A report contains several recommendations for maintaining and improving the health of Gardom Lake and its environs.

Plan needs ministry action

The report is complete, but whether the bulk of the recommendations in the $40,000 document sit on a shelf or not, depends on the province

The report is complete, but whether the bulk of the recommendations in the $40,000 document sit on a shelf or not, depends on the province.

This according to Columbia Shuswap Regional District Electoral Area D director Rene Talbot, whose gas tax money funded the report prepared by the Fraser Basin Council.

“The report and plan is for all the different ministries; it’s up to them to rectify some of the issues there,” he says.

“The different ministries were at the table. They were involved in developing the plan so it falls back on all these agencies to fix the problems they’ve seen.”

Eighteen members of a planning committee had input into the report, including representatives from various ministries, First Nations and non-profit societies.

The report contains eight goals, objectives and actions around water quality, water monitoring and education, riparian area maintenance and improvement, septic health, recreation, Mallory Creek restoration and lake access.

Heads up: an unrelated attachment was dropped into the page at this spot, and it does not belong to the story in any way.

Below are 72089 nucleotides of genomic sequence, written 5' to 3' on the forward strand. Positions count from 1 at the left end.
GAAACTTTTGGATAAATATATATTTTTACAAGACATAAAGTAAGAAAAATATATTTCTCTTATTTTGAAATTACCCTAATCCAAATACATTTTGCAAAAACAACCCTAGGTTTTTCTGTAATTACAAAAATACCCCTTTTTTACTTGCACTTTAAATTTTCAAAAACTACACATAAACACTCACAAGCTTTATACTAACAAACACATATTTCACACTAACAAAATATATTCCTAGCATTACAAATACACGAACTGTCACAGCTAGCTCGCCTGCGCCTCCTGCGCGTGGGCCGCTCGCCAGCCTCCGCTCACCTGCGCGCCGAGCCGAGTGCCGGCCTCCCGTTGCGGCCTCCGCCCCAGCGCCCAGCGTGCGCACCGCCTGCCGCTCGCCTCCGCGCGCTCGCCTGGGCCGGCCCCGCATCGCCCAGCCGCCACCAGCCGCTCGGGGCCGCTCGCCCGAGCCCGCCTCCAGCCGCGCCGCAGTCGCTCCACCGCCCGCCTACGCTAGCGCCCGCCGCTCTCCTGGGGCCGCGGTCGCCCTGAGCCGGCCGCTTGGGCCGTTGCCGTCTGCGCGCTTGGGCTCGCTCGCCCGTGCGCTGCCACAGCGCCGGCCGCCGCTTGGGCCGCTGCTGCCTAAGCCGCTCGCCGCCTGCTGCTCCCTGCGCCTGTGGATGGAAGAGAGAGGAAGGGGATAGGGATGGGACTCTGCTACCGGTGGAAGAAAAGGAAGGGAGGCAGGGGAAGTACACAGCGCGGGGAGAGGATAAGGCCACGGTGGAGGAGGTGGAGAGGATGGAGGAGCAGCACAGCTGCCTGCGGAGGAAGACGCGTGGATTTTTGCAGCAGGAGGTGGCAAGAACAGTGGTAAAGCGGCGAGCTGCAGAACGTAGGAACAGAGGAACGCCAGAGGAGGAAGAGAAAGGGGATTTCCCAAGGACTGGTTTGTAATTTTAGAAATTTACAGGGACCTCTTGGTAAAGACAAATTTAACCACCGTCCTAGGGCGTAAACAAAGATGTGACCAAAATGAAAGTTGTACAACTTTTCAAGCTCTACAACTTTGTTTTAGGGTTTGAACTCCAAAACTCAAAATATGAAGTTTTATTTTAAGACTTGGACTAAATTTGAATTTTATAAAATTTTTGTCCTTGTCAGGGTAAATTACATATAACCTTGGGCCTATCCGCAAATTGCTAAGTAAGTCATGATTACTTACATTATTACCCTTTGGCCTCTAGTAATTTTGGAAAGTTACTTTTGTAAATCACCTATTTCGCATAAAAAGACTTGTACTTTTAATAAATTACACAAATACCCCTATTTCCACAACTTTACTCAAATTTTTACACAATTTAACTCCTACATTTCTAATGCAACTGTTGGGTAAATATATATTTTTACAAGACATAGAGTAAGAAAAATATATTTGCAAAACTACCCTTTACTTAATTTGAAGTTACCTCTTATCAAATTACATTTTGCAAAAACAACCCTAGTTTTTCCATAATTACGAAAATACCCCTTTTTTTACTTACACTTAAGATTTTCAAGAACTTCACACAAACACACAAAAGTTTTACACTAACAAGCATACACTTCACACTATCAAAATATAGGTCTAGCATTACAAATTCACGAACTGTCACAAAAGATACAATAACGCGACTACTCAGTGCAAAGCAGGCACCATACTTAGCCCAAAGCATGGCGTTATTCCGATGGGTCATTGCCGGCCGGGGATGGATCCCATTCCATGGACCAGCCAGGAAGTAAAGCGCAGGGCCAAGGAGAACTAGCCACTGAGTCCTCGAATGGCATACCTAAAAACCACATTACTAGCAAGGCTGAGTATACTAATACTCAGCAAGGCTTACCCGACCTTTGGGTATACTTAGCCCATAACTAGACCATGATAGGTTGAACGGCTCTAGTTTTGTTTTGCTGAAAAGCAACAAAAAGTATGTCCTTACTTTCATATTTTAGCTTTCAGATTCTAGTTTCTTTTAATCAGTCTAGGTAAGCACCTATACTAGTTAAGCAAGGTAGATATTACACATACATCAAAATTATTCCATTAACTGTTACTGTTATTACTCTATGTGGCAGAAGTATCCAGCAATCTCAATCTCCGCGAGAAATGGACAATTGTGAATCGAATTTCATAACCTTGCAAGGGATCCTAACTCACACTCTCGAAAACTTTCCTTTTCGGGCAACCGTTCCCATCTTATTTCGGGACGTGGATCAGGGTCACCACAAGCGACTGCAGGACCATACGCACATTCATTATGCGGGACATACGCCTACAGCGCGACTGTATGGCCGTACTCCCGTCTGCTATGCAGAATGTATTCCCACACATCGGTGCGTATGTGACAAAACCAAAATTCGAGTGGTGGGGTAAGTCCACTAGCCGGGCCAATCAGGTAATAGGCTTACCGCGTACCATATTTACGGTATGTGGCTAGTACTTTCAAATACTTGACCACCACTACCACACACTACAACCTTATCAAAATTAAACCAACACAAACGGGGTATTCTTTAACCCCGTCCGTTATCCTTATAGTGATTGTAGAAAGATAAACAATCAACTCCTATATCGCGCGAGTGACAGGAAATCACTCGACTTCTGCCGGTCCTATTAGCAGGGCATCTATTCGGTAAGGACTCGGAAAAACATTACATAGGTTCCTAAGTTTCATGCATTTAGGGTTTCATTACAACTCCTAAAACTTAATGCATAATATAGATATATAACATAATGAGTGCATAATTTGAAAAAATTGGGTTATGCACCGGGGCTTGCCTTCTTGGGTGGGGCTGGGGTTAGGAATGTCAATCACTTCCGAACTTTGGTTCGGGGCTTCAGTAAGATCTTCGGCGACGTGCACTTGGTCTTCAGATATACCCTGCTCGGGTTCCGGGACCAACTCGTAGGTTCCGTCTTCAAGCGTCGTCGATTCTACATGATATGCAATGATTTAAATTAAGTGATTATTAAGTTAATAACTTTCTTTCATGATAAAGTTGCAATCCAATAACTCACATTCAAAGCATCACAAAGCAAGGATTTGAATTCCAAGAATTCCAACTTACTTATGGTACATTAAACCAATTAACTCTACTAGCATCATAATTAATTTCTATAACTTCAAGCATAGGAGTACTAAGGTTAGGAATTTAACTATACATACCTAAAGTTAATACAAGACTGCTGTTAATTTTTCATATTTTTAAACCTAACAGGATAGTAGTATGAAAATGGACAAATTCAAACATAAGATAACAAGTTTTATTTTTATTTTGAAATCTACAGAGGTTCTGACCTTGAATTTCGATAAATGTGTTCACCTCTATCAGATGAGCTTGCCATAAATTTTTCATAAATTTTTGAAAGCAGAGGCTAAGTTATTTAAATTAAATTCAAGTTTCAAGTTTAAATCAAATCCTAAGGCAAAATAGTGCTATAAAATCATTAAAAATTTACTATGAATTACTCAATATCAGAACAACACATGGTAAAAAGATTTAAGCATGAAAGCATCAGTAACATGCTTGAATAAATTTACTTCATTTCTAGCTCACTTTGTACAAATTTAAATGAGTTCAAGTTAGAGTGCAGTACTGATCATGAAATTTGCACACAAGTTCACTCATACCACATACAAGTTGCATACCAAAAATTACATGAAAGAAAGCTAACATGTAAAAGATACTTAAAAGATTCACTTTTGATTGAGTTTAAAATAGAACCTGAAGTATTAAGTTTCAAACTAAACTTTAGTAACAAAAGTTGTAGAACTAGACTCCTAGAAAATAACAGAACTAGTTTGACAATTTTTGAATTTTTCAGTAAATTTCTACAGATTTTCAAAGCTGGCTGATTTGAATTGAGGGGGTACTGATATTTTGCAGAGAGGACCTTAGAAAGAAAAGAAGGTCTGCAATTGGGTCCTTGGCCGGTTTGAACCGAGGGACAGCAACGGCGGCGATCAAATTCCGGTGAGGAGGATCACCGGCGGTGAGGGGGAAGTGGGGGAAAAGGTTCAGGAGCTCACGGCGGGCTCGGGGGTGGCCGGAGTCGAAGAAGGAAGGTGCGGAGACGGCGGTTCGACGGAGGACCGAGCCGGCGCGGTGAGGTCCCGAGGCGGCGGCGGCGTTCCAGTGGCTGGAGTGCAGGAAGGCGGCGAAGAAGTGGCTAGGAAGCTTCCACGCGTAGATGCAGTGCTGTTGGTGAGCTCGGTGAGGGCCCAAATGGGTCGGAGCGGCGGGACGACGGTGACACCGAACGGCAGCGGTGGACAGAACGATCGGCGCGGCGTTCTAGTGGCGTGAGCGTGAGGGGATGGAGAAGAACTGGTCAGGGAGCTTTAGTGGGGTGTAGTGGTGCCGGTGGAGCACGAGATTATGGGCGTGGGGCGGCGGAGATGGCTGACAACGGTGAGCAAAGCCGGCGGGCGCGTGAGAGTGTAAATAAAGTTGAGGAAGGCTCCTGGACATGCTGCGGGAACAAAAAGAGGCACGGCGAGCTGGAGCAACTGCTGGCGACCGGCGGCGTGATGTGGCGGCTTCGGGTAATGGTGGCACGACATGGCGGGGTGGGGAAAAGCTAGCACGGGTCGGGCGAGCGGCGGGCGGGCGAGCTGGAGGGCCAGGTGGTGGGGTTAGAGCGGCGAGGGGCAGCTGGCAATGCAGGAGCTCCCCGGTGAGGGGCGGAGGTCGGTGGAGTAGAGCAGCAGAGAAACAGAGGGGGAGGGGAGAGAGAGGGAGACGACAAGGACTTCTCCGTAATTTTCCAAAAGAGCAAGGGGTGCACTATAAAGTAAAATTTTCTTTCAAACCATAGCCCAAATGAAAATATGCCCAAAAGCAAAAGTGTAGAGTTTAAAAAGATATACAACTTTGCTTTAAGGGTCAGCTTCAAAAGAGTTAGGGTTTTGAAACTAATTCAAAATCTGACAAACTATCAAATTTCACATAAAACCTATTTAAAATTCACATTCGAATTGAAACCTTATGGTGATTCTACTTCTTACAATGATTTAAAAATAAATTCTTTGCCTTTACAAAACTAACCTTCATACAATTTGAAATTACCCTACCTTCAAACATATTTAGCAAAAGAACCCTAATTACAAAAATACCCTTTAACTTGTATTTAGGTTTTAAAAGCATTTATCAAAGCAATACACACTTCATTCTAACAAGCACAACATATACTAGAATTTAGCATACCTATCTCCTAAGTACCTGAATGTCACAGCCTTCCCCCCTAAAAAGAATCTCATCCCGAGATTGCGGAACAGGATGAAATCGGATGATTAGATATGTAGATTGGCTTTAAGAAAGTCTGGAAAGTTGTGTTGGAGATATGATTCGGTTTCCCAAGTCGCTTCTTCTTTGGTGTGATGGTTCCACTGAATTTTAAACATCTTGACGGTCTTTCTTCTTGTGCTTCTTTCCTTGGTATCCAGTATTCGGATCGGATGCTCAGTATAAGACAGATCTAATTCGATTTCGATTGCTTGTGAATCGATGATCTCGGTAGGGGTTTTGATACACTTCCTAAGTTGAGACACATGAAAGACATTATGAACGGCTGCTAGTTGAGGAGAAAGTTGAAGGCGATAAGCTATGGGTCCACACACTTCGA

While the planning committee had easily reached consensus on eight of the goals set out in the plan, the issue of boat trailer access to the lake was a major stumbling block.

Trailer access also drew loud and often angry opposition at a public meeting held at the Ranchero Firehall in May.

But opinion in surveys returned to the Fraser Basin Council in a period of two weeks following the May meeting was divided approximately equally.

Recommendations name Teal Road as the access for trailered boats and call on the Ministry of Transportation and Infrastructure to repair the road and CSRD to install new signage directing non-trailered watercraft to either Gardom Lake Park or Musgrave Road.

The report also recommends several improvements be made by the Ministry of Forests, Lands and Natural Resources Operations.

And there are more recommendations for access at Musgrave Road and Gardom Lake Park.

The report calls for the Gardom Lake Park Society to provide “caddies” (wheeled carts) to assist with the transport of small watercraft to the lake from the parking lot, remain open year-round, upgrade bathroom facilities and provide garbage/recycling bins.

Society chair Doug Hearn says the recommendations will be taken to the group’s AGM in a couple of weeks.

In terms of the caddies, Hearn notes that while the group does get funding from CSRD, it is a non-profit society.

“I don’t know anywhere else where they don’t have caddy attendants; they’ll either end up in the lake or disappear,” he says, noting the idea was never discussed at the planning committee.

“They must have come out of comments forwarded to the Fraser Basin Council, but we don’t have access to those comments, so we don’t know.”

He says he understands the motivation behind the recommendations, he’s just not sure they are practical.

The report is available online at http://www.fraserbasin.bc.ca/Gardom_Lake.htm.

 

 

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